I think this question has no easy answer but I'll give it a shot anyway (beware: oversimplification ahead!).
The main idea of the Malliavin calculus is to be able to differentiate stochastic processes like Brownian motion (or more general martingales with bounded quadratic variation), which are not differentiable in the traditional sense (because of their infinite variation).
Insofar the Malliavin calculus is the natural counterpart for stochastic differentiation to what the Ito calculus is for stochastic integration.
One of the practical application of Malliavin calculus is in the area of calculating option Greeks which makes sense since you would suspect that you needed derivatives to calculate these.
The main problem with the traditional approach is that the derivative needs to be approximated using the ﬁnite diﬀerence method and such approximations can become very rough. The integration by parts formula obtained from Malliavin calculus can transform a derivative into a weighted integral of random variables. This gives a more accurate and fast converging numerical solution than obtained by the classical method.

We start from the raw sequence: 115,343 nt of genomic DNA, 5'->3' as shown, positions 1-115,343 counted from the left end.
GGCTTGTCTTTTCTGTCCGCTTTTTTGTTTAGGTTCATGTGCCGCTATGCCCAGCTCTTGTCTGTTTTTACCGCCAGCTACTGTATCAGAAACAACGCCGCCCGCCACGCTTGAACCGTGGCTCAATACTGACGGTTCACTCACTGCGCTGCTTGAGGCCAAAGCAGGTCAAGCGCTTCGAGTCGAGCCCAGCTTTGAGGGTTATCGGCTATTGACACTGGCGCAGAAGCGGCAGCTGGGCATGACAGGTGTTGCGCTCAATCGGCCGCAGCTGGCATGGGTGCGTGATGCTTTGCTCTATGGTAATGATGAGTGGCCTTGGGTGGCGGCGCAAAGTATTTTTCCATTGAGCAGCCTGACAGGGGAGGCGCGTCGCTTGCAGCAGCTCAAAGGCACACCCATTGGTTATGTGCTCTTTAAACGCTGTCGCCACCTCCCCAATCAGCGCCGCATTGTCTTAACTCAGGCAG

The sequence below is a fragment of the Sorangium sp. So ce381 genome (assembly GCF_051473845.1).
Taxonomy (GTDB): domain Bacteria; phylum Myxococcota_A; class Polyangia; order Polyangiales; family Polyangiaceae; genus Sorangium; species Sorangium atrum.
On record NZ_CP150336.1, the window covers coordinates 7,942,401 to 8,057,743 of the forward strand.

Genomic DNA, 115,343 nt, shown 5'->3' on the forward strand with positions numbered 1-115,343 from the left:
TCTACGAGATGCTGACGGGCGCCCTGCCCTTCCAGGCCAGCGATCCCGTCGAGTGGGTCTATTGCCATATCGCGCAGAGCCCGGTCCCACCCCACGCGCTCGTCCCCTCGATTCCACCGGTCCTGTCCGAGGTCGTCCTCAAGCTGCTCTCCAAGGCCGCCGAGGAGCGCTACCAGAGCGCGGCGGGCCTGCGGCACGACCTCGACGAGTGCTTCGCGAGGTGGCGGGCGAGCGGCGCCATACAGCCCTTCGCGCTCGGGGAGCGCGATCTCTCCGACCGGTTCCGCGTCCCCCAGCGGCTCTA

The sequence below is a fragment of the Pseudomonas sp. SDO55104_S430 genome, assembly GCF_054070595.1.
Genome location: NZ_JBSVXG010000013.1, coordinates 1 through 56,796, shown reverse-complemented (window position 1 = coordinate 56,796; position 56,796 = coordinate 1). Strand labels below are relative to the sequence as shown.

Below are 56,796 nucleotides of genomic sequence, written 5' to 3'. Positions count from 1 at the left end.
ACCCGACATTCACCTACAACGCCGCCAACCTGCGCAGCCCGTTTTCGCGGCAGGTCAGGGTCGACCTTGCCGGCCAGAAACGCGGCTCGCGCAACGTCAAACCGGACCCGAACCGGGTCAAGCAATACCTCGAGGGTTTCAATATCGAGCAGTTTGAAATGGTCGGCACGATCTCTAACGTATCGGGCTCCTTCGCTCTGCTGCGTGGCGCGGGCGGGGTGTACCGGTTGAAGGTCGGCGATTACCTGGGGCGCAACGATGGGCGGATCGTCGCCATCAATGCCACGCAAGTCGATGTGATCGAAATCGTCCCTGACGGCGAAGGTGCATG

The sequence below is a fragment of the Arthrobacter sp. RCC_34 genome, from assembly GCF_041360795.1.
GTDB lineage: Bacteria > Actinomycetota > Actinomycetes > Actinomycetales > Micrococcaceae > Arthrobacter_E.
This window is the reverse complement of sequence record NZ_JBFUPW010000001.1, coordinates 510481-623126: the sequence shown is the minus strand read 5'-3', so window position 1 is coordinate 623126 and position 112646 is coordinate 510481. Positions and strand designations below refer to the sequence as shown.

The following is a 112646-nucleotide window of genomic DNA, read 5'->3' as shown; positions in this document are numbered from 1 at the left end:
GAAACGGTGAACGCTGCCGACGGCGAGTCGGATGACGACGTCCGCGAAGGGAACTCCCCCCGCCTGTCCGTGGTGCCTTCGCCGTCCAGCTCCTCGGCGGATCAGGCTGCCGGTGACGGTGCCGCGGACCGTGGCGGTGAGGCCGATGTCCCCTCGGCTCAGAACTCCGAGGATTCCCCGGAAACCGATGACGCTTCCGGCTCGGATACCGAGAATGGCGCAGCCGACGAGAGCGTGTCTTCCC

Some parts of the following thesis (on which parts of this answer are based too) might be helpful to dive deeper into the matter: The Malliavin calculus by Han Zhang.
To dive deeper into the practical applications (plus a primer on Malliavin calculus at the end!) can be found here: Smart Monte Carlo: Various Tricks Using Malliavin Calculus by Eric Benhamou.